Letters to the Editor Wednesday, May 11 – The Daily Gazette

The rich should pay their fair share of taxes

The pandemic has enriched many people, unfortunately not our heroes working in the health and service sectors.
People I know are aware that this is not right and assume that nothing can rectify this situation.
We are all concerned about the people of Ukraine, climate change and the need to provide health care for all.
America’s wealthiest people must finally share the tax burden with people who live paycheck to paycheck. Since it seems that they are happy to have more money than they need or can never spend, we must insist that they pay taxes like all of us.
We need to change the tax law so that it is no longer a salary-based structure and includes other sources of income.
We have the opportunity to make that happen in the midterm elections.
It is a subject that has been discussed and rejected in the agenda of our current governments.
We need to elect politicians who support taxing the rich.
I often get the impression that politicians prioritize the benefits they receive from contributions before revising current tax laws. I fail to see how people who work for wages can continue to shoulder the tax burden to meet America’s needs and participate in global humanitarian concerns.
John Nicolas
Hagaman

Take time to honor our heroic veterans

If you value your freedom, thank all veterans.
In our daily life, we come across many people wearing hats and shirts that display a message. For me, the most important messages I see are those that label someone a veteran of our US military.
These hats and shirts are symbols, not just decorations or declarations of being a fan of a sports team or company. They are a symbol of pride for serving in our US military.
They are symbols that represent the fact that they not only served in our armed forces, but also made a sacrifice in some way.
Some have left loved ones behind to defend our beautiful country and have missed many birthdays, holidays and other celebrations with friends and family.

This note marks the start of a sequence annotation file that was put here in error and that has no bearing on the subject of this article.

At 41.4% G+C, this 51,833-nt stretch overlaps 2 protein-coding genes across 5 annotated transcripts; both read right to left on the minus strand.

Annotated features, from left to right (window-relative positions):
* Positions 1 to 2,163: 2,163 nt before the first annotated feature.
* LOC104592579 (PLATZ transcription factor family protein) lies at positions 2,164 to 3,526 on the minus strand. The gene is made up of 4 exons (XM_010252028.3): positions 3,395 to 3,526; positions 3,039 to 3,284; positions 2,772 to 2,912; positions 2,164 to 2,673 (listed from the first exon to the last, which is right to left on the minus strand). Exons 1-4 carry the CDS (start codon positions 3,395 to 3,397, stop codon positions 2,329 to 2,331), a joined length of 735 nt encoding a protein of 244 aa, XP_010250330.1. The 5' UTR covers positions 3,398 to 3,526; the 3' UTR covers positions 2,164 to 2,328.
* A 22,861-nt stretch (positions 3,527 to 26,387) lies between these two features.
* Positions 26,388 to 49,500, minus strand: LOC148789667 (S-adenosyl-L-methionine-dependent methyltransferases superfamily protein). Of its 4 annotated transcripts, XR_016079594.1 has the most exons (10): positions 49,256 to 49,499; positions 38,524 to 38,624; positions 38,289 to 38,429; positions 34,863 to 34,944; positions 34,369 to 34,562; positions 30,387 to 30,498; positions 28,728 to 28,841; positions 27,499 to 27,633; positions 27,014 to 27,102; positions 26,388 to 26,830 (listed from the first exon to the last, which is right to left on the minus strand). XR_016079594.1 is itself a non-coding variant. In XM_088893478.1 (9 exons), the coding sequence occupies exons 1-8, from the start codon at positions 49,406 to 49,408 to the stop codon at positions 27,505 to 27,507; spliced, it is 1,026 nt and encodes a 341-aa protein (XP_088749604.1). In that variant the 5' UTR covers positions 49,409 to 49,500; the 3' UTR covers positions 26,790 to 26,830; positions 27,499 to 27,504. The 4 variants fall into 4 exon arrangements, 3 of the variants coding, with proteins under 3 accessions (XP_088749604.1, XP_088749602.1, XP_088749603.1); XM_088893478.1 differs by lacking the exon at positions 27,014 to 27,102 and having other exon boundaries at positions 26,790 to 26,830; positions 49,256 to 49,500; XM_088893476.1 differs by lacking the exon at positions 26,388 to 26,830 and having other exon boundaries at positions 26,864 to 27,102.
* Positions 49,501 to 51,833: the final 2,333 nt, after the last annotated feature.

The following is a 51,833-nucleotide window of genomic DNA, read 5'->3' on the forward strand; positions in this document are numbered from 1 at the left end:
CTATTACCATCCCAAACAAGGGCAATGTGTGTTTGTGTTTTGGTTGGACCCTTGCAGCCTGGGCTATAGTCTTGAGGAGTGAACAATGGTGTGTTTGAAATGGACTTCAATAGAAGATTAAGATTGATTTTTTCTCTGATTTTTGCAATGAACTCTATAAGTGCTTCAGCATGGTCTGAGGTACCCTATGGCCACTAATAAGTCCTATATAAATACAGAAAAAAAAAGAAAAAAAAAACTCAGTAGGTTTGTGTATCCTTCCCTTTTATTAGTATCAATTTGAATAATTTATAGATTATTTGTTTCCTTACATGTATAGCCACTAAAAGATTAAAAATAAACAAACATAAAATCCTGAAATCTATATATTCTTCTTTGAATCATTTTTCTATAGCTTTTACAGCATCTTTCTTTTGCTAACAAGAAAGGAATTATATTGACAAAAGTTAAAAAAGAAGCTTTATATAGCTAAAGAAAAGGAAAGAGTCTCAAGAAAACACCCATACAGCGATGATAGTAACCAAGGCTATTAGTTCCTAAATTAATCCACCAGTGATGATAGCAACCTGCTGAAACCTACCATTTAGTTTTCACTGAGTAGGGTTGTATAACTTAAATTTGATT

Some made the ultimate sacrifice when their life was lost.
Still others suffer for the rest of their lives because of the pain and suffering they endured during their service. All have given a little, and some have given everything, but all have made a sacrifice in serving.
The courage and bravery of these people should never be overlooked or overlooked. World War II veterans are known as the greatest generation. I consider Vietnam veterans the least respected generation. The fact is that all veterans deserve to be recognized for their courage, their bravery and their commitment to our great country.
If you see someone proudly displaying one of these symbols, thank them for their service as well as their sacrifice.
Eddie brush
Schenectady

Grateful for Schalmont race information

Many thanks to The Gazette for sharing candidate profiles ahead of the Schalmont School Board elections.
For many years, I relied on a close friend at the school board to find out which candidates deserved my vote. But sadly, she passed away last year. Now I am forced to look for other sources for candidate positions, and your article was helpful to me.
I especially want to commend The Gazette for including comments from the only candidate who took advantage of The Gazette’s article to blow his dog whistle loudly. I now know who will not get my vote.